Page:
Monday, May 10, 2010

More seniors start social security at 62 after being forced to "retire" by corporate America during the "early buyout" fad

The AARP Bulletin for May 2010 has, on p 14, has a sobering article by Carol Fleck, “Forced to Retire”, link here.

The trend of corporations (which started to pick up as early as the late 1980s) to encourage workers in their 50s or early 60s to take buyouts and early retirement has led to many more people starting social security early, at age 62. Right now. 42% of men and 48% of women do so, but that can permanently reduce benefits by about 25% a month, and with longer lifespans, the math of all this increases the chance of many people outliving their savings.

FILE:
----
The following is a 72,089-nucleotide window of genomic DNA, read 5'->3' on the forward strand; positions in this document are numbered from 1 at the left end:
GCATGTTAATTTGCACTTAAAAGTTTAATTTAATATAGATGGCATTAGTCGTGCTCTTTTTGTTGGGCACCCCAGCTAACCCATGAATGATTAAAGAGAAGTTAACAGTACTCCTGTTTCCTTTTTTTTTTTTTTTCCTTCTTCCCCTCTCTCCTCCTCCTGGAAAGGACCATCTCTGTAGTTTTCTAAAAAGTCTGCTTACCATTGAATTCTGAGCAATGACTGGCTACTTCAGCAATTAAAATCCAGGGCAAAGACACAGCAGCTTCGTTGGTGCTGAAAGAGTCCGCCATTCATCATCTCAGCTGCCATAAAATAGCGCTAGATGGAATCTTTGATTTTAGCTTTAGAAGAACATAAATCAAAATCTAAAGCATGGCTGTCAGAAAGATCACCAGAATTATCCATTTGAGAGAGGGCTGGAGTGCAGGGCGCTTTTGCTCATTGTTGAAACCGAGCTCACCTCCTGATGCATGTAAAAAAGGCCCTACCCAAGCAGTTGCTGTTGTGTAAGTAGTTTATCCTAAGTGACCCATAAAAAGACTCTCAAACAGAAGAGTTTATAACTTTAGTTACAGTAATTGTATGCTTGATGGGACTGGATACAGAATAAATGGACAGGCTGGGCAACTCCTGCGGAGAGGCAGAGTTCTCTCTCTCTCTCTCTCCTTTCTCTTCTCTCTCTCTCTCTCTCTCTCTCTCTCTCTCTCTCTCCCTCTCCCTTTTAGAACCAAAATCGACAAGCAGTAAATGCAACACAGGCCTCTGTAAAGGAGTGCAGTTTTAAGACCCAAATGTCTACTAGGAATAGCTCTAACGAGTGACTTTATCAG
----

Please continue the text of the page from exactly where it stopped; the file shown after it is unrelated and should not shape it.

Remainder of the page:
Older workers have gotten “creative” with second careers, and this article discusses one woman who bought a franchise when in her late 50s but economic weakness forced her to give it up and “retire” when she was 63. A number of retirees have tended to be drawn to “lifestyle” oriented sales careers like real estate, but much of this has been very vulnerable to recession.

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